2 May 2013

What I Want to Read: May 2013

I only read one book in April, so in May I am going to aim for five in order to catch up with my goodreads reading challenge. Here are the books I want to read in May:

Northanger Abbey by Jane Austen

"Catherine Morland, an unremarkable tomboy as a child, is thrown amongst all the 'difficulties and dangers' of Bath at the ripe age of seventeen. Armed with an unworldly charm and a vivid imagination, she must overcome the caprices of elegant society, encountering along the way such characters as the vacuous Mrs Allen, coquettish Isabella and the brash bully John Thorpe. Catherine's invitation to Northanger Abbey, in her eyes a haven of coffins, skeletons and other Gothic devices, does lead to an adventure, though one she didn't expect, and her misjudgement of the ambitious, somewhat villainous General Tilney is not wholly unjustified. However, with the aid of the 'unromantic' hero Henry Tilney, Catherine gradually progresses towards maturity and self-knowledge."

The Kitchen House by Kathleen Grissom

"At the turn of the nineteenth century on a tobacco plantation in Virginia, young, white Lavinia, who was orphaned on her passage from Ireland, arrives on the steps of the kitchen house and is placed under the care of Belle, the master's illegitimate, black daughter. Lavinia learns to cook, clean, serve food, and cherish the quiet strength and love of her new family.

In time, Lavinia is accepted into the world of the big house, caring for the master's opium-addicted wife and befriending his dangerous yet protective son. She attempts to straddle the worlds of the kitchen and big house, but her skin color will forever set her apart from Belle and the other slaves.

Through the unique eyes of Lavinia and Belle, The Kitchen House unfolds in a heartbreaking and ultimately hopeful story of class, race, dignity, deep-buried secrets, and familial bonds."

Wool by Hugh Howey

"In a ruined and toxic landscape, a community exists in a giant silo underground, hundreds of stories deep. There, men and women live in a society full of regulations they believe are meant to protect them. Sheriff Holston, who has unwaveringly upheld the silo’s rules for years, unexpectedly breaks the greatest taboo of all: He asks to go outside. His fateful decision unleashes a drastic series of events. An unlikely candidate is appointed to replace him: Juliette, a mechanic with no training in law, whose special knack is fixing machines. Now Juliette is about to be entrusted with fixing her silo, and she will soon learn just how badly her world is broken. The silo is about to confront what its history has only hinted about and its inhabitants have never dared to whisper. Uprising."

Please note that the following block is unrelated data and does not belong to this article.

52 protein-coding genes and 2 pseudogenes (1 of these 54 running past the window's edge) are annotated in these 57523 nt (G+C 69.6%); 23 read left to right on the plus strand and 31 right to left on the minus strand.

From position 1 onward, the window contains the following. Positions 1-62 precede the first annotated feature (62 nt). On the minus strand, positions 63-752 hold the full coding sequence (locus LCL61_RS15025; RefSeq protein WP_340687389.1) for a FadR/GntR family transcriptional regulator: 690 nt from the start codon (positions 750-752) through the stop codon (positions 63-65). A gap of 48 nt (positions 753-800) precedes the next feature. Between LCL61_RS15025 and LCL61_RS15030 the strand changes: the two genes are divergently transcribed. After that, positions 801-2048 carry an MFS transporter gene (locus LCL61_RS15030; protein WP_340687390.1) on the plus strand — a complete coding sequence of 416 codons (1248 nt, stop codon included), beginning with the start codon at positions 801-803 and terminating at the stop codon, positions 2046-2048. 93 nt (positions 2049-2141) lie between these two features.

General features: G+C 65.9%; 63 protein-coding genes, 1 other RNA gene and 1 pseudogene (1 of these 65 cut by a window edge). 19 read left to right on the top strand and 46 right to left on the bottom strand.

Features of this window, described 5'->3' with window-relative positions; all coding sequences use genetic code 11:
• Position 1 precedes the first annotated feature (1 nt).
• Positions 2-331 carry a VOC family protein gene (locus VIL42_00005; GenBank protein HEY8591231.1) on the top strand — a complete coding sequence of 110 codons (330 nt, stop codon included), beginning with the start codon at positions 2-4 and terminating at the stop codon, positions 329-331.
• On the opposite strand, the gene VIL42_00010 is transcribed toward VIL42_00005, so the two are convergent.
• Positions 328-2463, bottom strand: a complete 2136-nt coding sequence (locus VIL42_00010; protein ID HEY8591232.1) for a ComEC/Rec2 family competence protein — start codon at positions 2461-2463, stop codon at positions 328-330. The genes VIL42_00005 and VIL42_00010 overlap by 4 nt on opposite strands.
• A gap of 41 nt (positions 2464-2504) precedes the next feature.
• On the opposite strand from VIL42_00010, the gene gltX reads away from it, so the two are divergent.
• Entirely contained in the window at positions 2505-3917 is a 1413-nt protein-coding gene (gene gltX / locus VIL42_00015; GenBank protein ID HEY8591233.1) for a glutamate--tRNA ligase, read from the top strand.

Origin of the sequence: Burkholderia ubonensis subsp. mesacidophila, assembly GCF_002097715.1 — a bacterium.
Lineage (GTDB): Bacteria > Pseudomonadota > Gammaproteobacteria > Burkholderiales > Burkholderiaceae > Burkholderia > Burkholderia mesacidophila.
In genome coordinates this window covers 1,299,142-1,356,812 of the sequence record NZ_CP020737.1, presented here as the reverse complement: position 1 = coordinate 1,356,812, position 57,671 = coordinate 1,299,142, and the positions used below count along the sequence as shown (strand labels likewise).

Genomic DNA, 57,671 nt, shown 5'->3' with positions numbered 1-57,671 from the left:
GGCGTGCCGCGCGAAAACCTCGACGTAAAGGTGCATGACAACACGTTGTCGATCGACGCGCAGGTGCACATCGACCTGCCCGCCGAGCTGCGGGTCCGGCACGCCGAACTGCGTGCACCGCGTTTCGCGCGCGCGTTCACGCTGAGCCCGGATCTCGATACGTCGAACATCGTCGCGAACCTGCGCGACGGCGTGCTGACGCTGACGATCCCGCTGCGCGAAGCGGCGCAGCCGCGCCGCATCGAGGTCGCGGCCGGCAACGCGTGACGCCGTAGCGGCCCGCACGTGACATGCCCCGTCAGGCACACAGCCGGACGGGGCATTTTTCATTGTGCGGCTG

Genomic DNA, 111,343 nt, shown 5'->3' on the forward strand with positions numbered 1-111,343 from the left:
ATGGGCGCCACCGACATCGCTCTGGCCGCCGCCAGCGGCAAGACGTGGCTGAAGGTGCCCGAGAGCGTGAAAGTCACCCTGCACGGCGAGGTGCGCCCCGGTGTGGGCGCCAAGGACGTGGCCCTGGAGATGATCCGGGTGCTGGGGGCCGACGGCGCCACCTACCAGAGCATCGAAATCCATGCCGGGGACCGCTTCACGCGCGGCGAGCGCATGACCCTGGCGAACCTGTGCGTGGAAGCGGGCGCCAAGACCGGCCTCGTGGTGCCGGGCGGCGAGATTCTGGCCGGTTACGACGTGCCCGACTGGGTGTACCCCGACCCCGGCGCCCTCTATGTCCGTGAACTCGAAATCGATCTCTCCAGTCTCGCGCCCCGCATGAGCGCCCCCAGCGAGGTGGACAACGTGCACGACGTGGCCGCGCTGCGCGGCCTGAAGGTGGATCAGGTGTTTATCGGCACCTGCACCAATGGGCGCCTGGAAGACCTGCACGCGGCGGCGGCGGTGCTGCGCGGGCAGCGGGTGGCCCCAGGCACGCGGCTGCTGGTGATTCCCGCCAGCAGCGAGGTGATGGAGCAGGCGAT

Lauren Yanofsky Hates the Holocaust by Leanne Lieberman (Advance Reading Copy)

"Lauren Yanofsky doesn't want to be Jewish anymore. Her father is a noted Holocaust historian, and her mother doesn't understand why Lauren hates the idea of Jewish youth camps and family vacations to Holocaust memorials. But when Lauren sees some of her friends - including Jesse, a cute boy she likes - playing Nazi war games, she is faced with a terrible choice: betray her friends or betray her heritage.

Told with engaging humor, Lauren Yanofsky Hates the Holocaust isn't simply about making tough moral choices. It's about a girl caught up in the turmoil of bad-hair days, family friction, changing friendships, love - and, yes, the Holocaust."

Radical Survivor: One Woman's Path Through Life, Love, and Uncharted Tragedy by Dr. Nancy Saltzman

"'I’m sorry. There were no survivors.' Nancy Saltzman tried to absorb the caller’s words. Her entire family had perished in a small plane crash. The caller was wrong, though. There was a survivor—Nancy would have to go on living. She had beaten cancer twice, but how could even the most resilient spirit live through this ultimate loss?

Radical Survivor chronicles Nancy Saltzman’s extraordinary true saga. We share her struggle as she overcomes despair through a deep sense of purpose—learning that through time, friendship, and love, the heart can make room for both loved ones lost and happiness found. With the added richness and insights of letters Saltzman received, as well as her sons’ journal entries, Radical Survivor traverses the full spectrum of human emotions, offering a compelling gift of hope."

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